• United States

Bug Alert: Slammed!

Jan 27, 20035 mins

* Patches from Microsoft, OpenPKG, others * Beware "polymorphic" worm * U.S. agencies get help with security patches, and other interesting reading

It’s never a good sign to turn on the weekend edition of NBC’s Today show and see a that a major virus is slowing Internet traffic to a crawl. If you haven’t heard already, the “Slammer” or “Sapphire” virus is affecting Microsoft SQL servers by flooding the systems with tons of traffic. I couldn’t pull up late Saturday afternoon, presumably because of the worm. However, there is good news:

1. The virus seems to be slowing:

2. It doesn’t cause any permanent damage beyond slowing systems down to a crawl.

3. There is a patch, which has been out since July, for the vulnerability that the worm exploits:

Today’s bug patches and security alerts:

Buffer overflow in Microsoft Locator Service

A buffer overflow vulnerability in Microsoft’s Locator Service could be exploited to crash or run arbitrary code on the affected machine. For more, go to:

Microsoft advisory:

Related CERT advisory:

Microsoft releases cumulative patch for Content Management Server

A cross-scripting vulnerability has been found in Microsoft’s Content Management Server. An attacker could exploit this flaw to embed script into pages served by the CMS. This malicious code could then be run on a third-party machine. For more, go to:

Microsoft patches SMB flaw

The Server Message  Block protocol used for file-sharing in Windows 2000 and XP contains a flaw that could allow an attacker to lower SMB’s level of security. The attacker could then be able to monitor and change data inside an SMB session. For more, go to:

Microsoft: Flaw in Outlook 2002 certificate handling

A flaw in the way Outlook 2002 uses a V1 Exchange Server Security certificate when encrypting a message could leave the message unprotected and sent in clear text. For more, go to:


More news on the CVS flaw

The CERT Coordination Center security organization has warned of a critical vulnerability in the widely-used Concurrent Versions System (CVS) software which could enable an unauthenticated remote attacker with read-only access to execute arbitrary code, alter program operation, read sensitive information, or cause a denial of service to servers. IDG News Service, 01/24/03.


CERT advisory:

Vendor patches:



Mandrake Linux:


OpenPKG patches python

A flaw in the way the python scripting language creates filenames could be exploited to run arbitrary code on an affected machine. For more, go to:


More DHCP packages available

As we’ve been reporting, a serious security flaw has been found in the Internet Software Consortium’s Dynamic Host Configuration Protocol that ships with many operating systems. An attacker could exploit this flaw to take control of the affected system. Additional operating system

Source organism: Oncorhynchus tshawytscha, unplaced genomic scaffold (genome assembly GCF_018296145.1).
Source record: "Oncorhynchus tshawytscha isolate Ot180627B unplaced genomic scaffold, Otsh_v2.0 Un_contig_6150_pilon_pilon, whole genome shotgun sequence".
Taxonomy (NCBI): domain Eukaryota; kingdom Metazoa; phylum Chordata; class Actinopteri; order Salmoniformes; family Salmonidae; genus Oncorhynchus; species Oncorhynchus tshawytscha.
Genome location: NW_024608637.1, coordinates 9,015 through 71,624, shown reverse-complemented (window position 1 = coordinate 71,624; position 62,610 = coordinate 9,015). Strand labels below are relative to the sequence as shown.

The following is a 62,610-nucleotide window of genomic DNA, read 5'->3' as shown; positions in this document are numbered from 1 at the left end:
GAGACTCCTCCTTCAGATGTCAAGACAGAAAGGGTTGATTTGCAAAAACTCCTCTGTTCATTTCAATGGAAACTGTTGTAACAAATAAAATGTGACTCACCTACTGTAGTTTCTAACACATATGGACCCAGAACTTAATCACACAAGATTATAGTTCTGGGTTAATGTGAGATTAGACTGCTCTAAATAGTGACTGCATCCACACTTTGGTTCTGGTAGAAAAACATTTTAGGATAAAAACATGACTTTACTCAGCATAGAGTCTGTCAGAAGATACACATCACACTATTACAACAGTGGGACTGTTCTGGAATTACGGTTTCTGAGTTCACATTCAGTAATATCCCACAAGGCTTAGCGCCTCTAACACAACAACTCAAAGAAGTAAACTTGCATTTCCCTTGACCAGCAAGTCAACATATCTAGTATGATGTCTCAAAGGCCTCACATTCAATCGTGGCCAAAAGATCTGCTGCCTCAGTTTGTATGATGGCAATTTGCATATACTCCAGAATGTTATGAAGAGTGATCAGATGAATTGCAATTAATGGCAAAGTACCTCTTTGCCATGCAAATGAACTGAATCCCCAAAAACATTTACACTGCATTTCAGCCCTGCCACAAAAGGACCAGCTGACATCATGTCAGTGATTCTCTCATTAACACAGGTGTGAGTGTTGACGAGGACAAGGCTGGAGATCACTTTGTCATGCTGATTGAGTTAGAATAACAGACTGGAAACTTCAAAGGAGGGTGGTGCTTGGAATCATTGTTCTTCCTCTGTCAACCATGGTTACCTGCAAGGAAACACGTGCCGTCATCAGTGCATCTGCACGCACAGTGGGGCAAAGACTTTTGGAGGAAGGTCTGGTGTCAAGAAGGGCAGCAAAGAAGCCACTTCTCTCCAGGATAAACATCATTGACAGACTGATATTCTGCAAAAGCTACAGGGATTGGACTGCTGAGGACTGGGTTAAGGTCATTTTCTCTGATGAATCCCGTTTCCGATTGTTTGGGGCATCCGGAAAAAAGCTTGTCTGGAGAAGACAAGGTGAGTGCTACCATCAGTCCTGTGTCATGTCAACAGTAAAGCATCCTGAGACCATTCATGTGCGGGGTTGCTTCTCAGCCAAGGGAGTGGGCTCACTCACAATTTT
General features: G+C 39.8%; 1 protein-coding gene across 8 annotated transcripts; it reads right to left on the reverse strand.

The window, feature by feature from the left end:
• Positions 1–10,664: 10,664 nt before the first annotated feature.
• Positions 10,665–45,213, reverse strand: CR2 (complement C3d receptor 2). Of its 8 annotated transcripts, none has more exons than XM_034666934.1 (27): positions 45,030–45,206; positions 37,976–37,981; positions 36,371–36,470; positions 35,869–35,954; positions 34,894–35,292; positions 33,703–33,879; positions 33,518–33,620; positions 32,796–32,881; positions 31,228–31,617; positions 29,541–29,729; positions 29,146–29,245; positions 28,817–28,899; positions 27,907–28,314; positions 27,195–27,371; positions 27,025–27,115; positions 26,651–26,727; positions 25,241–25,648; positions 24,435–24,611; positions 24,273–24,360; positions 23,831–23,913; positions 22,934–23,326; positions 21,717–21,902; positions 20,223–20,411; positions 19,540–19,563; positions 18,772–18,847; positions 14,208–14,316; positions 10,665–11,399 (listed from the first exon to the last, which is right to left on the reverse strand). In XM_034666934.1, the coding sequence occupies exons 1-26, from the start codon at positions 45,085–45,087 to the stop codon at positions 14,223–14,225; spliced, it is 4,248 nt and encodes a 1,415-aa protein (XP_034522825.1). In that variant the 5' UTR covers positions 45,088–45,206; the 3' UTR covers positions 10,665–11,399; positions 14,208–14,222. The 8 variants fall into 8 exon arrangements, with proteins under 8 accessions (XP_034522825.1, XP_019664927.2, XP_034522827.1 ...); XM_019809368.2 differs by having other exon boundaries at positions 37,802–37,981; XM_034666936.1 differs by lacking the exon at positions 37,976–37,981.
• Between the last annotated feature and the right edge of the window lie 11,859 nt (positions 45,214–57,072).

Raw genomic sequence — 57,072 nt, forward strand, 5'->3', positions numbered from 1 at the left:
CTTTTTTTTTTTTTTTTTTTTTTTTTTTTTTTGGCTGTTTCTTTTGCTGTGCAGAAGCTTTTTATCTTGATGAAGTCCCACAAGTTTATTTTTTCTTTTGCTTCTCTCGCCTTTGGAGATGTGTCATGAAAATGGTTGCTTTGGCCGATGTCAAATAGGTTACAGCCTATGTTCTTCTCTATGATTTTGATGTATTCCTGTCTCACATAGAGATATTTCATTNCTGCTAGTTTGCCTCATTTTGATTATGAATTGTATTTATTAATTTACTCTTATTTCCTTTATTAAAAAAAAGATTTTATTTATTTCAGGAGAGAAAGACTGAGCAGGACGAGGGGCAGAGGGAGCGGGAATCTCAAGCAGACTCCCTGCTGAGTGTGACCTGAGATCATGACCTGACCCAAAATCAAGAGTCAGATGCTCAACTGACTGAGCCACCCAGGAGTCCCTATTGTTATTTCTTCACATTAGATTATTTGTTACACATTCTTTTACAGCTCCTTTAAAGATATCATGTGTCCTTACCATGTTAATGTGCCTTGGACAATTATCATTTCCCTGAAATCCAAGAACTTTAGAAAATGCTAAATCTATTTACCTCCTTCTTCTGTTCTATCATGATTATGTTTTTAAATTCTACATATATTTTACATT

patches are now available:





Today’s roundup of virus alerts:

Troj/Dloader-BO – A Trojan horse that runs a file from within three days of infecting a computer. No word on damage caused by this worm and it’s companion files. (Sophos)

Redlof.B – A “polymorphic” worm that spreads via Outlook, HTT and HTML pages. The work disguises itself as Outlook stationary. (Panda Software)

Buffy.D – This worm spreads via IRC, displaying messages on the infected machine each time it is restarted. No word on other potential damage caused by this virus. (Panda Software)

Oror.Q – An Outlook virus that takes advantage of well-documented (and patches) iFrame vulnerabilities. The virus shuts down and deletes processes and files related to antivirus software. (Panda Software)

Pornspa.F – A virus that dials out to a premium dial up service related to porn. (Panda Software)


From the interesting reading department:

Gates celebrates Trustworthy Computing in e-mail

Microsoft has come far to deliver on its “Trustworthy Computing” promise, but more needs to be done, Microsoft Chairman and Chief Software Architect Bill Gates said in an e-mail late Thursday. IDG News Service, 01/24/03.

Software automates video surveillance

Companies and government agencies now can keep an eye on their facilities without having guards constantly watch monitors, thanks to software from ObjectVideo, the start-up announced Monday. IDG News Service, 01/27/03.

U.S. agencies get help with security patches

U.S. government agencies gained a new tool for fighting computer vulnerabilities this week with the launch of a service that helps them find the security patches they need. IDG News Services, 01/24/03.

ISS reins in security management

Internet Security Systems last week reinforced its security management package to let it manage and correlate information about security events from across its family of intrusion-detection and vulnerability-assessment products. Network World, 01/27/03.


Archives online:

We’ve got archives. Come take a look: